GL Coalition: Can we all get along?


THE GAY AND LESBIAN COALITION OF METROPOLITAN Chicago was formed out of a conflict but eventually turned into an important link between diverse parts of the activist, business, and nonprofit communities. On Oct. 20, 1975, two women, Toby Schneiter and Nancy Davis, staged a sit-in at a Cook County Marriage License Bureau facility and were arrested.

Many activists believed this event would hurt more mainstream efforts to pass a city gay-rights law and that the fight for marriage was years away. They feared a media backlash, especially since one of the women, Schneiter, was still married to a man. The women joined forces with Jeff Graubart and called themselves the Chicago Gay Rights Action Coalition, claiming to represent the community and espousing socialist views. Some activists believed the whole thing was a publicity stunt for a book, Heterosexual, that Schneiter and Davis had written. Bill Kelley wrote in The Chicago Gay Crusader that media reaction was actually generally favorable.

"This political action was done at a time when the Illinois Gay Rights [later: Gay and Lesbian] Task Force was working closely with Ald, Clifford Kelley to get a gay-rights bill passed in the City Council, and many gay and lesbian activists felt their efforts were undermined by the sit-in and subsequent arrest of Davis and Schneiter," said Mark Sherkow, who from 1974 to 1 9 79 represented the Rogers Park Gay Center (which later became the Rogers Park/ Edgewater Gay Alliance) as its delegate to the Coalition. (In 1978 he was the secretary of the Coalition's executive committee.) "Worse, the two protesters had issued a flier proclaiming they spoke for and represented the gay and lesbian community of Chicago.”

Organizers of the Coalition issued a press release denouncing the sit-in and formed an organization that lasted several years. Its first major public meeting was called for Jan. 13 1976, at the Good Shepherd Parish Metropolitan Community Church, 615 W. Wellington Ave. Chris Riddiough and Guy Warner were early leaders of the Coalition.

"In my work with IGLTF and the Coalition, I grew to admire many of the people who made up the community, from Renee Hanover to Guy Warner to Al Wardell and many others," Riddiough said in 2007. "At the time, Chicago seemed in some ways to be more 'backward' than the gay meccas like New York City and San Francisco, but in ways think we were able to build a more solid and diverse community, in part because we needed each other more. Indirectly I think the Chicago organizing tradition also helped solidify the community.

A mid-1970s Coalition leadership photo included Delilah Kenney, Guy Warner, and Chris Riddiough Warner and Riddiough are pictured middle and right in 2007. Photos courtesy Gay Chicago Magazine, Hal Baim und John Fernez.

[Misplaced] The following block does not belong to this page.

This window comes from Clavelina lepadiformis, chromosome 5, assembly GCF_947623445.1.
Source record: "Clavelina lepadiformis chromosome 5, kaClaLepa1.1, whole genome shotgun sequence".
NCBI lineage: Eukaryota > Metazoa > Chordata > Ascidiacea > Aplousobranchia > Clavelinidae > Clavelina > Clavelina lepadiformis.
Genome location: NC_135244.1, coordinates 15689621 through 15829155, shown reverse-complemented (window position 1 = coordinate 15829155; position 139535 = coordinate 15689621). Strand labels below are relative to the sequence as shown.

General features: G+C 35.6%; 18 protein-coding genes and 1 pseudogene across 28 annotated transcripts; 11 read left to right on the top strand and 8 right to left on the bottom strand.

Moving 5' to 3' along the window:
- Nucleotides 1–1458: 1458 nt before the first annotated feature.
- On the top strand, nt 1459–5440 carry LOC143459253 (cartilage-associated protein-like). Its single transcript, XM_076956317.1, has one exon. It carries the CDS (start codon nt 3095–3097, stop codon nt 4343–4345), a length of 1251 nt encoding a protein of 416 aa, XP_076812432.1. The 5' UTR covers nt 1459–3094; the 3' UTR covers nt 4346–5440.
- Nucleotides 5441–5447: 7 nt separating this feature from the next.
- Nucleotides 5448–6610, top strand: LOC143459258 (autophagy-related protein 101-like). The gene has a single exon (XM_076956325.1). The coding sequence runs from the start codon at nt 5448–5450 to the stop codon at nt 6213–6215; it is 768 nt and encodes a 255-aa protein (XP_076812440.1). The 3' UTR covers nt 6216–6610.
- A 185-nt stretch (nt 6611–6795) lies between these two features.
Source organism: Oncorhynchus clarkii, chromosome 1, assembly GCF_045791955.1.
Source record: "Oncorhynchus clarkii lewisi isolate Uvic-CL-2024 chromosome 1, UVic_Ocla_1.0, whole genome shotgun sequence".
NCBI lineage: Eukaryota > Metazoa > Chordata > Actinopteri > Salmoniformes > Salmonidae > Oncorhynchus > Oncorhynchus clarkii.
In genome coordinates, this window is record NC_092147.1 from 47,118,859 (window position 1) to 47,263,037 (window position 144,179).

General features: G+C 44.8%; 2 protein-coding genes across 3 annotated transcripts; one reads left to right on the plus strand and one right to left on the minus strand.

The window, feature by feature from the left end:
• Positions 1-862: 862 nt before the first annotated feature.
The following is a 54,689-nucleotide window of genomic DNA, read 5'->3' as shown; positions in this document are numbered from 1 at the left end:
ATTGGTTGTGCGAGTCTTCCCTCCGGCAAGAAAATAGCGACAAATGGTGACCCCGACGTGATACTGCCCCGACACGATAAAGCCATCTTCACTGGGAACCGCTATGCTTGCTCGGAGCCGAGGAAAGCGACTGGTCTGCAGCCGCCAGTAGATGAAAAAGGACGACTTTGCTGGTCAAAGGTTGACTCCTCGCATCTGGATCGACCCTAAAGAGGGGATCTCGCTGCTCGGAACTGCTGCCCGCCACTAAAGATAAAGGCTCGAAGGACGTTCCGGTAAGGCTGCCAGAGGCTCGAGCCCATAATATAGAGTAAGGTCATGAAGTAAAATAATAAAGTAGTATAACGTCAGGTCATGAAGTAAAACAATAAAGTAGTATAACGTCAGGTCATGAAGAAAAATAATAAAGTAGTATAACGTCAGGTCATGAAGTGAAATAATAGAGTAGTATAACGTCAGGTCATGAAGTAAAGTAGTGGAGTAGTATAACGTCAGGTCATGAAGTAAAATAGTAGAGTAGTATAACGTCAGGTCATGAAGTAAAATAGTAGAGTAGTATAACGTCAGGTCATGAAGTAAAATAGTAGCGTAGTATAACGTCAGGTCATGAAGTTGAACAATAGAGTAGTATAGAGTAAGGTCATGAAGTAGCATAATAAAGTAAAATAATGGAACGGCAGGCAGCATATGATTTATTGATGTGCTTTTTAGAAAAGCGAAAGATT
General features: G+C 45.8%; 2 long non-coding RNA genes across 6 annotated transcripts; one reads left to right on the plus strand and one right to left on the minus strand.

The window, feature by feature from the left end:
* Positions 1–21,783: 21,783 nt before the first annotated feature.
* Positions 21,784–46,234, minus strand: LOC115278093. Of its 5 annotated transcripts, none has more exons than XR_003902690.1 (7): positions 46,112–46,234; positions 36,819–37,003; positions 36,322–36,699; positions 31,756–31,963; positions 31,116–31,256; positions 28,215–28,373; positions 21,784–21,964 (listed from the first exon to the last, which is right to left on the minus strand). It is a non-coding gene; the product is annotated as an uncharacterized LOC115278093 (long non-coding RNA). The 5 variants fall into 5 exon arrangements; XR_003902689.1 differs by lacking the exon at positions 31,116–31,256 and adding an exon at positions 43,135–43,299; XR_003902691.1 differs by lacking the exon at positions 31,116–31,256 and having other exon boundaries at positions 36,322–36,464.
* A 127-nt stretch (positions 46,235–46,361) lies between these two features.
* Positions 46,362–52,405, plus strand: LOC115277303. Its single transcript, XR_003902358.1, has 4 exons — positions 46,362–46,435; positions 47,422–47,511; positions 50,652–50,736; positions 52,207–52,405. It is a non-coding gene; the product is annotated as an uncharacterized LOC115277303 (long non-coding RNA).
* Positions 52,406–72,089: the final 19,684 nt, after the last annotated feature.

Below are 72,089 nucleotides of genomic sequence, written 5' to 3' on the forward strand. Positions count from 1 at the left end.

A mid-1970s Coalition leadership photo included Delilah Kenney, Guy Warner, and Chris Riddiough Warner and Riddiough are pictured middle and right in 2007. Photos courtesy Gay Chicago Magazine, Hal Baim und John Fernez.

Trying to bring so many diverse voices and interests to the table was difficult, "There had been a number of complaints that African- Americans were being discriminated against by bars by being asked for five IDs at the door and then being denied admittance to the bar," Sherkow said. "The Coalition discussed this issue in the second or third year of its existence. Most of the bars present did not want the Coalition to form the committee, and many of them left the Coalition after the decision was made to form the committee. The committee eventually issued a report which suggested that such discrimination probably did exist. The Coalition continued to exist for a year or two, but eventually disbanded."

But Sherkow said the impact of the Coalition is still felt today: "It was an important meeting place for Chicago gay and lesbian activists…. It was also a place for representatives of businesses to interact with representatives of organizations. We got to know one another and work with one another, and this interaction probably spurred all of us in our activism. Its membership is too numerous to mention, but a few members stand out in my mind: Guy Warner of Mattachine Midwest; Jim Bussen of Dignity; Marie Kuda and Renee Hanover; Gary Chichester of Man's Country and Chuck Renslow of the Gold Coast and Man's Country; David Boyer of Touché and Marge Summit and Delilah Kenney; Jim Edminster of Integrity; as well as Chris Riddiough, Bill Kelley, Rene Van Hulle, Michael Harrington, Max Smith, Al Wardell, Ira Jones, Ron Helizon, Joe Murray, Elaine Wessel and Chris Cothran. The Coalition was one of those places in time where a lot of people got together and reinforced each other in their activism, and probably set the stage for the working together and community-building that, in my mind, has been a hallmark of the Chicago GLBT community since that time." 

GL Coalition: Can We All Get Along?, Excerpt from Out and Proud in Chicago, Tracy Baim, Editor, page 111, 2008, Surrey Books.